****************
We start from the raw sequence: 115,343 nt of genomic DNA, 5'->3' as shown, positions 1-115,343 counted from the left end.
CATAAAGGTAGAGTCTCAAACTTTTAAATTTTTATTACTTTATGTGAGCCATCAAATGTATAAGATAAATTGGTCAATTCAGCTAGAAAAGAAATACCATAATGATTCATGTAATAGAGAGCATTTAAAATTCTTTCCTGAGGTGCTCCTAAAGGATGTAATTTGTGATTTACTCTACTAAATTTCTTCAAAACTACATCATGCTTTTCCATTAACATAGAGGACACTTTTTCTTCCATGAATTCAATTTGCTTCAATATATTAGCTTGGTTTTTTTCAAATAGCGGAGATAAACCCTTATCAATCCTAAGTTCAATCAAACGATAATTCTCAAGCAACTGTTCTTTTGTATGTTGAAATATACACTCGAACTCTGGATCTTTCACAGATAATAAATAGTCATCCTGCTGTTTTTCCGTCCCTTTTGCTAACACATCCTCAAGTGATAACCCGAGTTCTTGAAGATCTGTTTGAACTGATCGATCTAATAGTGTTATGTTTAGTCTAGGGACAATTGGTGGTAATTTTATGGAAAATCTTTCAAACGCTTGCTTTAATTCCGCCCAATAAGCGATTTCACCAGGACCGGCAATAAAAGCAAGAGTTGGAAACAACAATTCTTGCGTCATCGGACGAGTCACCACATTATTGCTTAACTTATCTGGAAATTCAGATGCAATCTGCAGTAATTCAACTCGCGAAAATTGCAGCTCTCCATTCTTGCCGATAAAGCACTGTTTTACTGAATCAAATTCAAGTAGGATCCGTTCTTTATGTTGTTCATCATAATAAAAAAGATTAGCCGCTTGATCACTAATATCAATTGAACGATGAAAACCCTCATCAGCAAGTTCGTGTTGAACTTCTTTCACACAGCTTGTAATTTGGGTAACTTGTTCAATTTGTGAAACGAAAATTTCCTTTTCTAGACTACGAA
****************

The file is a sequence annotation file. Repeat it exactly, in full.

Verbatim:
We start from the raw sequence: 115,343 nt of genomic DNA, 5'->3' as shown, positions 1-115,343 counted from the left end.
CATAAAGGTAGAGTCTCAAACTTTTAAATTTTTATTACTTTATGTGAGCCATCAAATGTATAAGATAAATTGGTCAATTCAGCTAGAAAAGAAATACCATAATGATTCATGTAATAGAGAGCATTTAAAATTCTTTCCTGAGGTGCTCCTAAAGGATGTAATTTGTGATTTACTCTACTAAATTTCTTCAAAACTACATCATGCTTTTCCATTAACATAGAGGACACTTTTTCTTCCATGAATTCAATTTGCTTCAATATATTAGCTTGGTTTTTTTCAAATAGCGGAGATAAACCCTTATCAATCCTAAGTTCAATCAAACGATAATTCTCAAGCAACTGTTCTTTTGTATGTTGAAATATACACTCGAACTCTGGATCTTTCACAGATAATAAATAGTCATCCTGCTGTTTTTCCGTCCCTTTTGCTAACACATCCTCAAGTGATAACCCGAGTTCTTGAAGATCTGTTTGAACTGATCGATCTAATAGTGTTATGTTTAGTCTAGGGACAATTGGTGGTAATTTTATGGAAAATCTTTCAAACGCTTGCTTTAATTCCGCCCAATAAGCGATTTCACCAGGACCGGCAATAAAAGCAAGAGTTGGAAACAACAATTCTTGCGTCATCGGACGAGTCACCACATTATTGCTTAACTTATCTGGAAATTCAGATGCAATCTGCAGTAATTCAACTCGCGAAAATTGCAGCTCTCCATTCTTGCCGATAAAGCACTGTTTTACTGAATCAAATTCAAGTAGGATCCGTTCTTTATGTTGTTCATCATAATAAAAAAGATTAGCCGCTTGATCACTAATATCAATTGAACGATGAAAACCCTCATCAGCAAGTTCGTGTTGAACTTCTTTCACACAGCTTGTAATTTGGGTAACTTGTTCAATTTGTGAAACGAAAATTTCCTTTTCTAGACTACGAA